New App Senses Emotions From Voice Tone

2/25/13 5:41PM EST

upsetonmobile New App Senses Emotions From Voice Tone

Remember mood rings? With their thermochromic elements, such as liquid crystal, they changed color in response to the wearer’s body temperature, supposedly to indicate his or her emotional state. Now, the developers of a new smartphone app claim it can also predict a user’s mood by monitoring changes in voice tone.

The Xpression app—developed by El Technologies’ Matt Dobson and Duncan Barclay—specializes in speech recognition software. Once installed, it remains active in the background and “listens” to the user’s voice on all calls made on the phone, tracking voice loudness, intensity, pitch and speed—factors that can point to five emotional states: Calm, happy, sad, angry and anxious. The emotions are then noted by the app and added to a list tracking the user’s moods and when they change. The list can then be emailed to third party—such as a psychologist—at the end of each day.

Adrian Skinner, a clinical psychologist at the UK’s National Health Service, told New Scientist there is a strong need for such technology. Patients with depression and anxiety are often asked to record their mood changes throughout the day in order to help psychologists fine-tune their treatments. “With conditions like depression, people tend to stop doing things like filling in mood diaries,” Skinner said. “If this app gives us more complete diaries it could help us better find the day-to-day triggers that raise or lower a patient’s mood.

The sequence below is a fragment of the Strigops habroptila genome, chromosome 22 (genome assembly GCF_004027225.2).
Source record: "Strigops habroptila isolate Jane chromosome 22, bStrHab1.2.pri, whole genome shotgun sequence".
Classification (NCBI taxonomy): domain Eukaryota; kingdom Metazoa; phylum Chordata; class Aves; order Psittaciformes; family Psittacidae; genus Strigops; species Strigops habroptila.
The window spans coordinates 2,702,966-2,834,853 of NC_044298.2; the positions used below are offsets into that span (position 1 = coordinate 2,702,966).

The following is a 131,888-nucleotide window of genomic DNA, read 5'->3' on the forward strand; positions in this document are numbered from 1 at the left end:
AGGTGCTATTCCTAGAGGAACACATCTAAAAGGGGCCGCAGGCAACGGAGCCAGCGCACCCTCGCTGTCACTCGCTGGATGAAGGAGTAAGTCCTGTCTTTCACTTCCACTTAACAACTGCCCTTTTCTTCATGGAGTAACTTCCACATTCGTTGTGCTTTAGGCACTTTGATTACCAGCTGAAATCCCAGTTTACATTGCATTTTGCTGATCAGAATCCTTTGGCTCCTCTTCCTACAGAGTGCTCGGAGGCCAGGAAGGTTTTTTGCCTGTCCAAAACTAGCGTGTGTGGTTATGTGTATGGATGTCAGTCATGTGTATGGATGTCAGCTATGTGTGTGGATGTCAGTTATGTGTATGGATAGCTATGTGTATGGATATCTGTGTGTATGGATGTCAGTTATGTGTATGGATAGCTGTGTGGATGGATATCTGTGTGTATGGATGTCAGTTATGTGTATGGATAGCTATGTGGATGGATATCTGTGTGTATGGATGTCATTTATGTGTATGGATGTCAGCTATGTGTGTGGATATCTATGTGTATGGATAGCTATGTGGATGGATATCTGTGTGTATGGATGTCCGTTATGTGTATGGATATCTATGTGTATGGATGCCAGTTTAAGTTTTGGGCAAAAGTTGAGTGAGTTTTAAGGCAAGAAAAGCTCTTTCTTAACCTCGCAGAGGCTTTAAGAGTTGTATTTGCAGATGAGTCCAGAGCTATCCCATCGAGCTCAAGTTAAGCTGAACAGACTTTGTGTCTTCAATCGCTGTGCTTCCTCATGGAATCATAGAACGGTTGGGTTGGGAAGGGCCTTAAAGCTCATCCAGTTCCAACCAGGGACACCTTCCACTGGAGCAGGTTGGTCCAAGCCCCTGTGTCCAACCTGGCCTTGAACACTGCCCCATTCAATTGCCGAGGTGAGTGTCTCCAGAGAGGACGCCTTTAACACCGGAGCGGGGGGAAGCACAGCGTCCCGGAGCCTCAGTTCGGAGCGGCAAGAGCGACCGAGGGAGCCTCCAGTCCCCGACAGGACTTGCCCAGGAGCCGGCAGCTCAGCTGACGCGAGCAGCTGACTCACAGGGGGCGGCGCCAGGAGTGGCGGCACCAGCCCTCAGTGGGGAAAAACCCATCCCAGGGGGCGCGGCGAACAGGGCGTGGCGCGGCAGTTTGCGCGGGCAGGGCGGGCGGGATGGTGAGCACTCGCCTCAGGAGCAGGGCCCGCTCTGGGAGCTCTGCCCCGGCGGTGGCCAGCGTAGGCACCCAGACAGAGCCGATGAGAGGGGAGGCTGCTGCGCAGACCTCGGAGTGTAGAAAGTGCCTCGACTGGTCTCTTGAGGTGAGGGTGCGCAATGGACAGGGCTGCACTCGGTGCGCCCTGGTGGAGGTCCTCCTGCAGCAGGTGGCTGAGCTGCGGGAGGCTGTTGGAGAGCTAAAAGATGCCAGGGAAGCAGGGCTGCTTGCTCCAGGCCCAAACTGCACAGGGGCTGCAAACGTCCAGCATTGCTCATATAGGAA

How does Xpression work? It sends 200-millisecond-long acoustic snapshot to a remote server where the results are matched against a database to estimate the user’s likely emotional before sending it back to the app for storage. For privacy sake, actual calls are not recorded and no central data about the user is collected.

The Xpression app is not available in the App Store just yet, however. El Technologies is currently working to build interest among interest among insurance companies and governments. One British company, for example, is reportedly looking into using the app to track workplace stress levels to measure the effectiveness of stress therapy offered to employees. Clinical trials are scheduled for later this year.

[Image via Shutterstock]

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